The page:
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those conversations could advance our interests. but in this case, it appears that president putin is convinced that his position would benefit from a conversation with president obama and if that's the case, hopefully we'll be able to find some common ground and reach -- have the kinds of conversations that would result in advancing our mutual interests. but look, we've also -- we're also quite aware and i think one of the reasons that an offer like this is something that receives a lot of deliberation is that we haven't seen the russians be particularly willing to live up to the comments they have made in the context of diplomatic talks. there are a number of times putin has sat down with merkel and hollande to discuss the actions in ukraine and russia has made any thumb of
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commitments about their ongoing support for separatists. and russia hasn't been willing to follow through on those commitments.eparatists. and russia hasn't been willing to follow through on those commitments. so i think that would explain why an offer from president putin to meet face to face with president obama is one that is carefully considered and deliberated upon before it's accepted. scott. >> what has changed so that you feel this is a productive time to meet with him? >> well, there have been -- we talked before that there have been some engagements between president obama and president putin. a couple on the phone and this summer and a couple in in person last fall. i don't know that i can point to a specific person that has changed, but toy thii do think they have concluded that there
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is the potential for some constructive to come out of a meeting between the russian president and president obama. it doesn't mean there would be a major announcement coming out of the meeting, but could it lay the ground work, that possibility does exist. after all, president putin himself says -- at least he claims to share the goals of our counter-isis coalition. it seems like it shouldn't be too hard to convince him to contribute to our ongoing effort. but we'll have to see what president putin is willing to commit to and if he does make any commitments, if he's actuallyilling to follow through on them when it comes to the matters like ukraine, he hasn't been willing do that. >> so while ukraine is at the top of the president's agenda, how much was syria a factor in deciding to take this meeting? >> we're certainly aware as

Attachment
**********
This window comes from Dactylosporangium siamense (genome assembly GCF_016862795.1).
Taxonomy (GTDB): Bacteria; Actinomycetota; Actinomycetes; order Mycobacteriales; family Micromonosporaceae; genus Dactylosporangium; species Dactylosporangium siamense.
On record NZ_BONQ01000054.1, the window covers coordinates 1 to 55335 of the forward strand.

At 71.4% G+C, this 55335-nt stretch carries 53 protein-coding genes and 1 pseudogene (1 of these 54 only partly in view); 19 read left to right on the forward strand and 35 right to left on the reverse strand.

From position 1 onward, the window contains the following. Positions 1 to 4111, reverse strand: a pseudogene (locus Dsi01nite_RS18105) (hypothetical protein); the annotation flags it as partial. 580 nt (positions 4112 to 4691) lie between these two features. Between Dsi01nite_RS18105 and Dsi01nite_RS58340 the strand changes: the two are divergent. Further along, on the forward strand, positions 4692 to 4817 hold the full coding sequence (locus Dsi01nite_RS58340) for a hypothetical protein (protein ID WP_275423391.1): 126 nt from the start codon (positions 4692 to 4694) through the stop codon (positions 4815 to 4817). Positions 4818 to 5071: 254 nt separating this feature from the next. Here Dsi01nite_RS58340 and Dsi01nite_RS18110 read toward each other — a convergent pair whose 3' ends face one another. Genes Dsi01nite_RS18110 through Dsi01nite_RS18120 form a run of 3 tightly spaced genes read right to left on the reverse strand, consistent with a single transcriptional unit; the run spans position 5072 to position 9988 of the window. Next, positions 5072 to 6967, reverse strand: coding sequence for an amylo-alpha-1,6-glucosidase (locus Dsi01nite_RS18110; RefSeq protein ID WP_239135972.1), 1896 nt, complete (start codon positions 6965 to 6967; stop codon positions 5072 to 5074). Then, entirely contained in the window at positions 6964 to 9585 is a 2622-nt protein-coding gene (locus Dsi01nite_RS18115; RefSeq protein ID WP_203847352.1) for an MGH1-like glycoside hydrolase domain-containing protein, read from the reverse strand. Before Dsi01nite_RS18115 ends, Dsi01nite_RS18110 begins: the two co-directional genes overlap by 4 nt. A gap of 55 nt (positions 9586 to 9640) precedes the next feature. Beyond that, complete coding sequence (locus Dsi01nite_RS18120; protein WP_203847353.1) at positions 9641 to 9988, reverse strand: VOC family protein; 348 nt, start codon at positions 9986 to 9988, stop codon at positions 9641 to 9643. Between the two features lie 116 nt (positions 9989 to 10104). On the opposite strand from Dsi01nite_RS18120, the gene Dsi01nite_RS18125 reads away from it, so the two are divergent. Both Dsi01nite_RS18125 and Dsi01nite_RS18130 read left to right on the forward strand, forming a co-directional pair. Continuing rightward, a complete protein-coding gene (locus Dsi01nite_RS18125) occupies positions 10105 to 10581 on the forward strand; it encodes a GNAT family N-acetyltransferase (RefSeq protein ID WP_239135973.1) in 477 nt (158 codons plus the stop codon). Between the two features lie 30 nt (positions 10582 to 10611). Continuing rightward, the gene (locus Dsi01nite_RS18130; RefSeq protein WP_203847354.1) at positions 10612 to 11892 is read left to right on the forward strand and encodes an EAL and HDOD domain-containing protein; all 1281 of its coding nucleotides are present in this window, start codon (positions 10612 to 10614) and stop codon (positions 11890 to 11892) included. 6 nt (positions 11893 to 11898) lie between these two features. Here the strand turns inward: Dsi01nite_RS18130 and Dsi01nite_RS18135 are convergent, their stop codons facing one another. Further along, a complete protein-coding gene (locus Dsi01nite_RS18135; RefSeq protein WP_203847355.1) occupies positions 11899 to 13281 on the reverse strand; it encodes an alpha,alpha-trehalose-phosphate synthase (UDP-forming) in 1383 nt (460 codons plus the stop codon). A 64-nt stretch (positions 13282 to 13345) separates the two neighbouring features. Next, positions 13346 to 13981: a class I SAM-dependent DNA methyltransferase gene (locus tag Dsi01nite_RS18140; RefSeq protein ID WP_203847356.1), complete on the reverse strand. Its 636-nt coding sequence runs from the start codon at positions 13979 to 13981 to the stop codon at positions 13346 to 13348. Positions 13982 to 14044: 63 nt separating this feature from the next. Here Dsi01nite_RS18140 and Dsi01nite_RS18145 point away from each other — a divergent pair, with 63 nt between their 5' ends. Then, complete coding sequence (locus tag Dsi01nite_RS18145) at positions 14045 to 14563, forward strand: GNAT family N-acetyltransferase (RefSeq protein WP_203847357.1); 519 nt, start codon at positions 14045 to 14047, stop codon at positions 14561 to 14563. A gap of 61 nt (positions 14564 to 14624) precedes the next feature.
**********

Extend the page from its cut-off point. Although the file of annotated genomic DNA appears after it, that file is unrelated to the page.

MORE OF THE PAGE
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we've discussed here of the concerns with russia's behavior inside of syria. and the president has spoken publicly about how russian doubling down in their support of assad would be a losing bet. so we're certainly mindful that that is on the agenda, but not what the president believes is the most pressing issue between our two countries. jc. >> followup, you just mentioned two individuals vee vis-a-vis ukraine issue and chancellor merkel and president hollande. is david cameron in the mix and might a president have a conversation -- does he look forward to the conversation with the leaders who are involved in the sanctions toward mr. putin's activities in ukraine before he meets with mr. putin kind of as a rallying call or conversation? >> well, i certainly wouldn't rule out any consultations with prime minister cameron. in fact if you stick around
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today, we may have a little news in that regard. but the -- there you go. and i think this sort of reflects the kind of enter na international consensus there is about russia's destabilizing behavior inside of ukraine and concerns about russia's intent when it comes to the use of their military inside of syria. again, russia is rating from a position of weakness in confronting challenges in both those countries. but they have taken steps that we believe in both situations are counter row dubt difference when it comes to both their issues but also the broader community's interests. we believe there is a collective interest. and we believe it's in russia's interests to observe those international norms. instead they have flouted them for more than a year now and that has been a source of concern on the part of the